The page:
Understanding .NET Standard



If as me, you don't really understand all subtleties between .NET Core and .NET Standard, I suggest you to have a look at the following article.
It explains some history about .NET Framework and how .NET Standard is born.



Which version to use ?

For me, an important point to master for my own projects, is to know which platforms I can reach with a specific .NET Standard or .NET Core library. The following table illustrate the compatibility between each .NET implementation:




For instance,

  • - if you build a Xamarin Android v. 7.0 application, you could use versions 1.0 up to 1.6 .NET Standard librairies into your project


  • - or if you have a .NET Standard v. 1.4 library, you could only build Android  v. 7.0  applications ( not v. 8.0)


Intersting References about .NET Standard:

Xamarin blog: A brief history of .NET Standard

.NET Standard official website

.NET Standard, table version video

Convert shared or PCL project into .NET Standard one



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Full Xamarin Documentation available on Microsoft.com


New 'Xamarin' menu available

If you are a Xamarin developer, you will be happy to know that the "full" Xamarin Platform's documentation is now available on microsoft.com website. This website looks really clear, so it should be easy to find what you need...

Microsoft documentation portal: https://docs.microsoft.com

If you select the "Xamarin" menu, you will be redirected to the following page:



This is the entry point to many chapters describing the platform like:
- technical / language documentation
- UI (with XAML) documentation

but you will also find:
- deployement tutorials
- mobile continuous delivery tutorials
- data / database articles
- code samples
- and so much more !


So let's go coding Xamarin !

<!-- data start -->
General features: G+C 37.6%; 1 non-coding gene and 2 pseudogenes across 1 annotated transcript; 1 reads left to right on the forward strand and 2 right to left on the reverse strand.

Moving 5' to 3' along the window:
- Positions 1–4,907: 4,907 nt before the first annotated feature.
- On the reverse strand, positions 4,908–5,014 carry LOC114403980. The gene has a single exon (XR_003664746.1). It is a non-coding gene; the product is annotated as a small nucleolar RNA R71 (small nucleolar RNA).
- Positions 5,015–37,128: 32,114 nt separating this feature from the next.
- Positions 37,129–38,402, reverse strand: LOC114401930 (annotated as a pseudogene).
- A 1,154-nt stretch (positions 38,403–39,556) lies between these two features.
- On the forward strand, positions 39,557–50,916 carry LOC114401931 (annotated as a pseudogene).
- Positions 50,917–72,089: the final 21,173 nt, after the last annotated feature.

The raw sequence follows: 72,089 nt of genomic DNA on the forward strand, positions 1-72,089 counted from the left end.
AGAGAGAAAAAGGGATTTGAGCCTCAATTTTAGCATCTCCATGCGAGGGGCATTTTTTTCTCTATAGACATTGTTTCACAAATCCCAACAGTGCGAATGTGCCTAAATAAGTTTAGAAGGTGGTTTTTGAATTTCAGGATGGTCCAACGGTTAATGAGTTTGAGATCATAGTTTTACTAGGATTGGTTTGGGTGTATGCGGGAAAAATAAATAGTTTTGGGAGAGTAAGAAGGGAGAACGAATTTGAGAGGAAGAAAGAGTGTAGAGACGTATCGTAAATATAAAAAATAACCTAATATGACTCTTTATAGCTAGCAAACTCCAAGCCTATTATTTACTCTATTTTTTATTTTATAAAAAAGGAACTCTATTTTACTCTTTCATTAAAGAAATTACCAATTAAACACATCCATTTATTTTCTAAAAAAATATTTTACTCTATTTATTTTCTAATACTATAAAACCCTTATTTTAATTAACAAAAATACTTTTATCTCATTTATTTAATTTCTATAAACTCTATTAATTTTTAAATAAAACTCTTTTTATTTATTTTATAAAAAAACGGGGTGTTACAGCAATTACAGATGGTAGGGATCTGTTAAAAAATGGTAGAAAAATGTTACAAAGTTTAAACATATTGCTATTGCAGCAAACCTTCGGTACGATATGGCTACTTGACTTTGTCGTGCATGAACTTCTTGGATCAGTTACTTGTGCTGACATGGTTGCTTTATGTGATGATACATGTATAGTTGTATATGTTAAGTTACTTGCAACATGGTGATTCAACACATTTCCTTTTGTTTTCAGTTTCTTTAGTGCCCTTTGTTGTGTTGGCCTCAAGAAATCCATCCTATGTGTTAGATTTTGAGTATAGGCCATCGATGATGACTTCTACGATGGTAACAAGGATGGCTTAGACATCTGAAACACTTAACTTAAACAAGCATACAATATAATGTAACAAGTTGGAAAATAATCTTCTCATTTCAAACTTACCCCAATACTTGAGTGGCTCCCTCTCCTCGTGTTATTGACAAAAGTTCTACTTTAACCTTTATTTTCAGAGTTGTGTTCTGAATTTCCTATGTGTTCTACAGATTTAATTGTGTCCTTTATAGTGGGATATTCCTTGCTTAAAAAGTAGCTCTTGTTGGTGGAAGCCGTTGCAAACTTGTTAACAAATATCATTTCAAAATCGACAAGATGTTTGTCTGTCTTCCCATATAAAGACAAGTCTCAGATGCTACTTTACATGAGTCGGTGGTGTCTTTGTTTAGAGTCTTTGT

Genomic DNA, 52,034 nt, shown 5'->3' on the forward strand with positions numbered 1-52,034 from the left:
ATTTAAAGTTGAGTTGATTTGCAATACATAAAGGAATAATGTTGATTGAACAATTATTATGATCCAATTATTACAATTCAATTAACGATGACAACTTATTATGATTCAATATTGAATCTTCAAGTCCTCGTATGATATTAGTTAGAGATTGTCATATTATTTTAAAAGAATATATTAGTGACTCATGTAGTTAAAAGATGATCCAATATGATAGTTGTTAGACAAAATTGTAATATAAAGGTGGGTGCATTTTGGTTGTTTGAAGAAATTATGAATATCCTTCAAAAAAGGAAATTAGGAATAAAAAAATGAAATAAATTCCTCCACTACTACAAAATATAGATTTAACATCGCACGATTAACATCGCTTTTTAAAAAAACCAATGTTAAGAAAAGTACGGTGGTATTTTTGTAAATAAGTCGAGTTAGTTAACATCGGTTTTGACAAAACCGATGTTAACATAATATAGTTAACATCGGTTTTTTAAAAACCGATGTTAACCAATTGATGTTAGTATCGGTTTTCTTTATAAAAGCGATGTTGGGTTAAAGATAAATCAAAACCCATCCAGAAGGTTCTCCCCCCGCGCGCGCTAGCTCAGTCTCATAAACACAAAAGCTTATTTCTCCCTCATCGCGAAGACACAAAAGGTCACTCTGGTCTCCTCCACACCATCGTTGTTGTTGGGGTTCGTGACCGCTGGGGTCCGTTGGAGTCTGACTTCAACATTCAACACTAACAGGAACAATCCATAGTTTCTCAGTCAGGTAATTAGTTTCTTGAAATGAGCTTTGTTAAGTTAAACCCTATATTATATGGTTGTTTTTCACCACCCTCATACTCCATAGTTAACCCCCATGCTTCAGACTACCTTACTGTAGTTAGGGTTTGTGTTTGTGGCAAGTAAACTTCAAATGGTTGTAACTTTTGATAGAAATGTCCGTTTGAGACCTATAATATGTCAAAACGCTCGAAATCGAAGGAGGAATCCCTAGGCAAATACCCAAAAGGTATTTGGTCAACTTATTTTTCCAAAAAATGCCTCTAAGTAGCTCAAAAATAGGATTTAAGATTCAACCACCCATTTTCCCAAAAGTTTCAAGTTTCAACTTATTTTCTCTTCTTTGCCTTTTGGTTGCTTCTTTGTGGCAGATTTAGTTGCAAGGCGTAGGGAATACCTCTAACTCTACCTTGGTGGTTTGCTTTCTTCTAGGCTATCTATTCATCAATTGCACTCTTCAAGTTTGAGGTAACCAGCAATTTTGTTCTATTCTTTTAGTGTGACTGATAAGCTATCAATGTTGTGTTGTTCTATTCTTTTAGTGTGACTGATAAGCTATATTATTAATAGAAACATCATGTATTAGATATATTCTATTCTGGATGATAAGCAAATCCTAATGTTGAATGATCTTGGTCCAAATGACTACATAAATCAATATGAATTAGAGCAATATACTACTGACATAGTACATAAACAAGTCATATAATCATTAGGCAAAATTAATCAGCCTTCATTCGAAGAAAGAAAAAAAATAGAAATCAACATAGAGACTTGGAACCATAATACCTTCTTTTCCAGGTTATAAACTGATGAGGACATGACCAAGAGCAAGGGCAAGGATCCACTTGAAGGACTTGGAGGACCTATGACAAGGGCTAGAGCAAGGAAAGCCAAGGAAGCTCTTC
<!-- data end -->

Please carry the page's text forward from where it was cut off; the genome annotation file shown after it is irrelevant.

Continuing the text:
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Set your browser on Fire with P5.js



This post is made for those (like me) who like image processing, web development and maybe, for those who want to learn new programming technics...

- I will make you discover p5.js, a javascript library specialized in graphical creation for your web browser !

- I will also talk about the the Youtube channel "The Coding Train" presented by Daniel Shiffman. A lot of its videos are based on P5.js. It was for me a great source of inspiration and made me discover javascript (because I'm a newbie with JS...) So I'm pretty sure, you will learn a lot too...

- Finally I will present you my personnal example of what I did with P5.js. It's about an old retro fire effect (used in demoscene few years ago) :)


So let's begin with p5.js !


I- What is P5.js ?


a- Presentation

As I mentionned it previously, P5.js is a graphical Javascript library. With it, you will be able to make great effects in your web pages in a few minutes. 
This lib has been created by Lauren McCarthy (http://lauren-mccarthy.com/) in order to provide an educational tool used to understand graphical programmation basis.

Start here:
https://p5js.org/community/


b- And what can I do with this lib

This library is pretty simple to use. It is composed of the following main groups of functions:
- Drawing shapes and images. It includes the loading of 3D models !
- Managing colors (include saturation, brightness, contrast...)
- Functions to interact with your environment (including the listening off your hardware events like the mouse or the keyboard)
- some mathematical functions
- and other usefull tools...

You can have a look of all the API references here: https://p5js.org/reference/



c- Easy to start

If you are interested in playing with P5.js, it's super easy. You will find all you need on the website. Then you edit your code (javascript) in your prefered editor ! That's all.

You will also find additional libraries to get some sound / geolocation features / particles systems and much more ! Download only the one you need.




II- The coding train (youtube channel)

Now that you know about this tool, you are maybe wondering what you can do concretely...  The coding train is here to give you some ideas, (a lot of ideas !).

This Youtube channel is presented by Daniel Shiffman, a teacher that loves to teach :) He uses P5.js to implement a wide range of algorithms, from easy ones to complex ones like AI implentation and representation... Daniel is really clear and puts all its energy to make great tutorials. I presume you will like it too :)

If you are interested, I let you have a look to the channel:
https://www.youtube.com/user/shiffman/featured

Here are some of the tutorial video themes he made (but there is so much more !!):



Learn AI

More AI with Neural Networks
 

Make a Snake game in Javascript


Make retro effects (like a star field)


III- My sample, a retro fire effect !


For those who wonder how to implement a graphical effect, I will describe you my p5.js sample. It's a really simple sample but you will understand the key concepts of p5.js. 

I will share you the code, and for sure, you can play with it and improve performances or what you want.